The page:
Thursday, August 10, 2023

'Demeter' yarn gives more than anticipated in summer dog days

As advertised, the legend of "Dracula" is born and then some in "The Last Voyage of the Demeter," a good-looking sailor's tale that fares better than many movies set loose in the middle of August rarely ever manage to do. 

No yo-ho-ho's here, though, or bottles of rum, either, as told from just one chapter of the late-19th century, Bram Stoker novel that introduced the "Prince of Darkness" and, eventually, bloodsucking as a spectator sport.

Of course, gobs of the latter get mixed among some legitimate fire and brimstone, too, as the crew of the Demeter, a Russian merchant vessel carrying a strange load, scatters to and fro while looking for -- and running from -- that thing going bump, bump, bump every night after night on their way from Romania to England. Even the many animals on board, including creepy-crawly rodents, might find it hard to escape such foreboding darkness.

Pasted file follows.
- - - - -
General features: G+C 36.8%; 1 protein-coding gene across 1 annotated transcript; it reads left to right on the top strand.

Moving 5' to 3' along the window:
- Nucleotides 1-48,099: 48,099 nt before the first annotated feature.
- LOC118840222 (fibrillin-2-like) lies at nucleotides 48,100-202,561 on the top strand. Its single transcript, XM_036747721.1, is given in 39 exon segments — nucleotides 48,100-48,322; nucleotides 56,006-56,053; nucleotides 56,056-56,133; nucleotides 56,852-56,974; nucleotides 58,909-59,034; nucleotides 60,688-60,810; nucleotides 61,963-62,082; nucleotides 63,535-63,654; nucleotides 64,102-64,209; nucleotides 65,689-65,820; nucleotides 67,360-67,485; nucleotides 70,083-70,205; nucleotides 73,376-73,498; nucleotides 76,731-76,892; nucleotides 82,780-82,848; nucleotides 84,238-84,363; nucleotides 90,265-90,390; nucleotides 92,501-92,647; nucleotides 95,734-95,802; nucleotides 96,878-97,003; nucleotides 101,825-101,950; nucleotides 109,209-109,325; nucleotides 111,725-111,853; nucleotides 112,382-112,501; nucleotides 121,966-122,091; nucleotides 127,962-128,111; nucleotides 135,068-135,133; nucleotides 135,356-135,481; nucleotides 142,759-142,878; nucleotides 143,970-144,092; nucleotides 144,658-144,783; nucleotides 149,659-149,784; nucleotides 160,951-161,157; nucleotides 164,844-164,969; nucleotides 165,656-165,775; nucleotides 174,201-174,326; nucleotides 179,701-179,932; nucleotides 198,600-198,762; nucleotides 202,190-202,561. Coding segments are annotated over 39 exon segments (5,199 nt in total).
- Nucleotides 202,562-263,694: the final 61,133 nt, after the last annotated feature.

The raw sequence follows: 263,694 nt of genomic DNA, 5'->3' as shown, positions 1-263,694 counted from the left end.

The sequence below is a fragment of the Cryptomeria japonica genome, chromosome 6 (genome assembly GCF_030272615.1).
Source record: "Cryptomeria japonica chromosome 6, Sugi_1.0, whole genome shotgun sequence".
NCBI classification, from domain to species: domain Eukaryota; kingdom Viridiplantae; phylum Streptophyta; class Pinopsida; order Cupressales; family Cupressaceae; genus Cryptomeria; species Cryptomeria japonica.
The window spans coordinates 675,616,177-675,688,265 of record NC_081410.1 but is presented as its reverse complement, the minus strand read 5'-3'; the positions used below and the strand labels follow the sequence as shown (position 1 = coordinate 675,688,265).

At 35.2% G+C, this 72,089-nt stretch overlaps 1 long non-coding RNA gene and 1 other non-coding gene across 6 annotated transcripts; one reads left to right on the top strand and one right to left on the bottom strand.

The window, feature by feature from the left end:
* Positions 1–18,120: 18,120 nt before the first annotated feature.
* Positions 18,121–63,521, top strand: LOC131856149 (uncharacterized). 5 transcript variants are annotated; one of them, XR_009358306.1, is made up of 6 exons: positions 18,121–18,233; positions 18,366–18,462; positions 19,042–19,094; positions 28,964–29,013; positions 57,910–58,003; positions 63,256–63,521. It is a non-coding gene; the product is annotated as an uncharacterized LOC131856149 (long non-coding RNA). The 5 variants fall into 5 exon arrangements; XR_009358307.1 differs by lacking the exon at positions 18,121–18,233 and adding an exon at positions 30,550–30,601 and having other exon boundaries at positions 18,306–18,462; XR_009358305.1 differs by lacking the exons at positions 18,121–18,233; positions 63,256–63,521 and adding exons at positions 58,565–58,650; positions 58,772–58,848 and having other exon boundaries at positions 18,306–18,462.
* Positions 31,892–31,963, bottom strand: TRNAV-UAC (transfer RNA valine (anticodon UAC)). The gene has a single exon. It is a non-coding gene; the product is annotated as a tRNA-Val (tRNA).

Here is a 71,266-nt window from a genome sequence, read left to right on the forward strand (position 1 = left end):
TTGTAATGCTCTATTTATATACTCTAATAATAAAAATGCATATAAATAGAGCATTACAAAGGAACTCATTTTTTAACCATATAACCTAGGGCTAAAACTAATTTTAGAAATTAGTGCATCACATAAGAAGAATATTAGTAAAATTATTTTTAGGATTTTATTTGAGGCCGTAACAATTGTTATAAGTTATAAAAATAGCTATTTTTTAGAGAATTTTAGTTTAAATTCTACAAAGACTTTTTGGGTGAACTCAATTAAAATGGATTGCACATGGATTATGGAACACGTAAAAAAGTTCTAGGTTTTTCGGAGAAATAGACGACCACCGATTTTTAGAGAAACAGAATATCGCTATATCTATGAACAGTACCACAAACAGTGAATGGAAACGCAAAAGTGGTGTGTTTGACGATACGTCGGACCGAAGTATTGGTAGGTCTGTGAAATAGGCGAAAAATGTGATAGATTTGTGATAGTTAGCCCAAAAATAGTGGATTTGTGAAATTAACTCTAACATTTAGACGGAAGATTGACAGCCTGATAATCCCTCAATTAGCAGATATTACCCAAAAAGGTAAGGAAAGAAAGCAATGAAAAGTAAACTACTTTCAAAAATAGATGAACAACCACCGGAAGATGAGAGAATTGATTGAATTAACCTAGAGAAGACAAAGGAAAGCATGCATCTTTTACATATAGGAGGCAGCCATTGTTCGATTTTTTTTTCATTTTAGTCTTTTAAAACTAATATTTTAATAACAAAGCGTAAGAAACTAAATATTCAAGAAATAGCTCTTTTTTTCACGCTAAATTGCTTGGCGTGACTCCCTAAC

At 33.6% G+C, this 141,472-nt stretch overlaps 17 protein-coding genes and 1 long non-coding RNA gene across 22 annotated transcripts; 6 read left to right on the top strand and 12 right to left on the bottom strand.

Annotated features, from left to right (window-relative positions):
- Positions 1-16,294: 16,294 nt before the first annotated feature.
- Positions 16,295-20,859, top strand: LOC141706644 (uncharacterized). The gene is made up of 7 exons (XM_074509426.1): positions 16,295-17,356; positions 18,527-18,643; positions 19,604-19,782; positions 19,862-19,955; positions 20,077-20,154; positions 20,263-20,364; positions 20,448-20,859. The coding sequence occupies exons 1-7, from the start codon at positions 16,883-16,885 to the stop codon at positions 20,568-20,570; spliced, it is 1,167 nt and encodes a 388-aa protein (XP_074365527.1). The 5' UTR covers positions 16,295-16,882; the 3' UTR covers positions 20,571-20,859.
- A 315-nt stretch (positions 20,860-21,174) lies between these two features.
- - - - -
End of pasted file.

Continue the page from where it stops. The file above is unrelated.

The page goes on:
Certainly, neither director André Øvredol nor a trio of credited writers leave any room for laughs in their serious-minded thriller, that is, unless we count the early excuse a few land-lubbing Bulgarians give the Demeter captain (a no-nonsense Liam Cunningham) when he asks for their help in loading an ominous cargo of 24 unmarked crates.

Their refusal sounds something like a broken-English version of, "Gee thanks, but we really have to get out of this place before sunset." Yes, most of us will understand their hurry to depart, and ultimately, uh, just get to feed on watching players such as the heroic ship doctor (a solid Corey Hawkins) slowly discover what any vampire fanatic already knows. 

Rated "R" by MPAA: for bloody violence; 1:58; $ $ $ out of $5.

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